What is the future for the 21 teenaged players, the first Indians to ever play in a FIFA World Cup? Fans are concerned about how this legacy can be maintained. The All India Football Federation (AIFF) offered the entire squad contracts for two years, with a monthly salary of Rs 50,000. The team would be kept together, and with some additions from India’s U-19 squad, would participate in the 11th I-League starting next month.
The AIFF announced that de Matos would continue as coach. This has also caused some heartburn as the AIFF’s technical committee was not consulted about this decision. The technical committee chairman Shyam Thapa said he had no idea about the decision. Continuing with de Matos seemed sensible but it would have been wiser to have appointed an Indian as an assistant coach.
There are now so many young Indian coaches who have done their Pro License degree. As the majority of the players are from Manipur, Santosh Kashyap, who has worked in the North East as coach of Royal Wahingdoh and assistant coach of North East United FC in the Indian Super League (ISL), would have been an ideal choice. Kashyap understands the psyche of the players from that region and could have communicated well with them. Derrick Pereira or Jo Paul Ancheri could also have been considered. Having an Indian assistant coach would have saved a lot of finance and they could have communicated easier with adolescent anxieties.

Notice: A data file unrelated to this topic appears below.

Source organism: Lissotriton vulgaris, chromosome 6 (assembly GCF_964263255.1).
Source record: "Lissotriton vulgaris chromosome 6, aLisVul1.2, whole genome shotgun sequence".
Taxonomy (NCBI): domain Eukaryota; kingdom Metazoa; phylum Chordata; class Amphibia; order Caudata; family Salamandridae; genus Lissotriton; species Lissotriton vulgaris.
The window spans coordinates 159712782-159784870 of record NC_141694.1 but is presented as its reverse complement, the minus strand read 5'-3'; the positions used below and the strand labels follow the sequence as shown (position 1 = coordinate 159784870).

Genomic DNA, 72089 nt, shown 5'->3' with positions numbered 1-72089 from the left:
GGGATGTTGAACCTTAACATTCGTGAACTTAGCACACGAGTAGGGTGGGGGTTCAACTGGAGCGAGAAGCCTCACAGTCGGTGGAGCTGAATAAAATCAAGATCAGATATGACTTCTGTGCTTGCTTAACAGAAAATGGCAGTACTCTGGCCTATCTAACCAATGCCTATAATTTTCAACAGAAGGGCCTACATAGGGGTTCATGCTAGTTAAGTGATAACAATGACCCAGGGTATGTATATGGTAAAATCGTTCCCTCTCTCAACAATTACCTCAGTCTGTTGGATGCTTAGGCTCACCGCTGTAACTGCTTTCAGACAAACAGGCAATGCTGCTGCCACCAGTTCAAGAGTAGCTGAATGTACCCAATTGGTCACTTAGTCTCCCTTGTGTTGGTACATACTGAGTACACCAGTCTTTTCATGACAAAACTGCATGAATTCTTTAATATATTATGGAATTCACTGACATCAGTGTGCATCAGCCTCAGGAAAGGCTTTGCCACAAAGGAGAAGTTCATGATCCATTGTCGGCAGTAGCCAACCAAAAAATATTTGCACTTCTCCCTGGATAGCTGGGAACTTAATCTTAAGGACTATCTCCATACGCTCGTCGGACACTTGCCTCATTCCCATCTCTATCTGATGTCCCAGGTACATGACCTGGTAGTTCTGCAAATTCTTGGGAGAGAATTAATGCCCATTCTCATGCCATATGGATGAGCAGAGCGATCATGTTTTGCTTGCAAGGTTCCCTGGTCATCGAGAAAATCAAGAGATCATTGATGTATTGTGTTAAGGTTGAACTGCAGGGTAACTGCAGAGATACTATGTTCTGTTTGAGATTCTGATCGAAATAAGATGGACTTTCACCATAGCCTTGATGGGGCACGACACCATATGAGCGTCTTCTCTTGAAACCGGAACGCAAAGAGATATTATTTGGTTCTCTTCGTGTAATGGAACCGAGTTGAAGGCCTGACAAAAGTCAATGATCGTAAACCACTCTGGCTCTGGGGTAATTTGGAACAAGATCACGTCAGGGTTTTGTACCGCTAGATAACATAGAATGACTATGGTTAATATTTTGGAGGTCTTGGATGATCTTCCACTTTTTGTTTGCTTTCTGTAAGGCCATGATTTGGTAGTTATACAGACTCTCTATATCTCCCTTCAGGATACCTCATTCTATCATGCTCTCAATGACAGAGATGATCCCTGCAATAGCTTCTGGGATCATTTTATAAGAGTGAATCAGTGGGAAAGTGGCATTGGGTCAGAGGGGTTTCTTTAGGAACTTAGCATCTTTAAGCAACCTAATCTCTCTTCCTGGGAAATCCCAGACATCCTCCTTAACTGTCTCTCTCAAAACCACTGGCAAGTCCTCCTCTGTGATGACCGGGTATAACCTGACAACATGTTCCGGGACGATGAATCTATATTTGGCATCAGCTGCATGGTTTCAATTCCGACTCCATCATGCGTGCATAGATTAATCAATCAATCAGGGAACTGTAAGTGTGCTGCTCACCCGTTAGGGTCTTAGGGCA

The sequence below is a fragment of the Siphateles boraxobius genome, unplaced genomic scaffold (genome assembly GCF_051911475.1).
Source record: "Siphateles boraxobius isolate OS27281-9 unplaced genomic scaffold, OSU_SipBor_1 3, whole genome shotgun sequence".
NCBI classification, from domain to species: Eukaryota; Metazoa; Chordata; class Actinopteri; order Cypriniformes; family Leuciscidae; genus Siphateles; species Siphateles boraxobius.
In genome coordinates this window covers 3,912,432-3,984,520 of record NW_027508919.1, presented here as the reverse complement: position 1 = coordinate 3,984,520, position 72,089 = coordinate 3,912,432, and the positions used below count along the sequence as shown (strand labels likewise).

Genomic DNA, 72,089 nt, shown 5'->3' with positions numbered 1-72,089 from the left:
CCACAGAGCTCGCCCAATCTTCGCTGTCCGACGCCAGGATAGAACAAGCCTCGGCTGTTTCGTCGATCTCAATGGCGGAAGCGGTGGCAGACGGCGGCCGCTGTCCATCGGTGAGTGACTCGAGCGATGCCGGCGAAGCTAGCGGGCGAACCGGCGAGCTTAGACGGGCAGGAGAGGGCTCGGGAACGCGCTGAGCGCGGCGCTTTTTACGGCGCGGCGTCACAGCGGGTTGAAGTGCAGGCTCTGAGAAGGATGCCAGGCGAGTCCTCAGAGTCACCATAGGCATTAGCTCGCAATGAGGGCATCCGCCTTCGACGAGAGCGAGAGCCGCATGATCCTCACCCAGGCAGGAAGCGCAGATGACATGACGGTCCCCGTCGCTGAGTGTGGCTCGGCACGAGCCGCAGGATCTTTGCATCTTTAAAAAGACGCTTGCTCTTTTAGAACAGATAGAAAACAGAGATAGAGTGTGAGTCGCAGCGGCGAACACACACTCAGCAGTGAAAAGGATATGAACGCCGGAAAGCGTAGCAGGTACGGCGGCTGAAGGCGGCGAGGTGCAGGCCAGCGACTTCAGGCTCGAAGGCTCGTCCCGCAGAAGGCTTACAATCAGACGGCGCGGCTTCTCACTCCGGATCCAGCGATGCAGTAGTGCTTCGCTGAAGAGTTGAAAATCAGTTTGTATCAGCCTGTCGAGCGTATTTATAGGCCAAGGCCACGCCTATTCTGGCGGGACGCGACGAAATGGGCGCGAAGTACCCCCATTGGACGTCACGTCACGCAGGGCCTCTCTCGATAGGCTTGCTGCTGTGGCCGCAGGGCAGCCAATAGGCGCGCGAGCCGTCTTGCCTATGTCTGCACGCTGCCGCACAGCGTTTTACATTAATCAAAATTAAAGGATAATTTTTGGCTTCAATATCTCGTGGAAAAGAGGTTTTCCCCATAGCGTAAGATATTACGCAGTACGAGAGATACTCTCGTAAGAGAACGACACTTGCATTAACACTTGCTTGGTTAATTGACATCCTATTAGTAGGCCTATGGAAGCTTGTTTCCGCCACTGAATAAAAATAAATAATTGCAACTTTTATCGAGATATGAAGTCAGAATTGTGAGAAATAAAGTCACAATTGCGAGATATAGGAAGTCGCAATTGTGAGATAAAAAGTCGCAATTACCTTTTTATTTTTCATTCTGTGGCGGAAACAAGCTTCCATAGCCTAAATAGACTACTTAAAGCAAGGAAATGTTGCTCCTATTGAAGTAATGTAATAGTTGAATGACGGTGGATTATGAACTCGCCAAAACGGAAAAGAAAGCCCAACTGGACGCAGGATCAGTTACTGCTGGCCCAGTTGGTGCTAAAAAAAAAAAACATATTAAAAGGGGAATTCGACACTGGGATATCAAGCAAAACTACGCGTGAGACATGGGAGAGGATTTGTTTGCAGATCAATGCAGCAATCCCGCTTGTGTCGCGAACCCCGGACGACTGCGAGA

Only about a dozen of the U-17 players have signed the contract with AIFF yet. Some like left back Sanjeev Stalin expressed complete faith in the AIFF’s plans and signed without a blink. However, some of the star players are distracted. Dheeraj, it is learnt, has an offer from an ISL franchise from the south of Rs 1.50 lakhs per month, with the temptation of training in a foreign club also. Solid central defender Jitendra Singh has got an offer from East Bengal, which is more than Rs 50,000 per month. Dashing winger Komal Thatal from Sikkim was distracted by rumours that scouts from Manchester United were thinking of taking him to their academy. Several others are also distracted.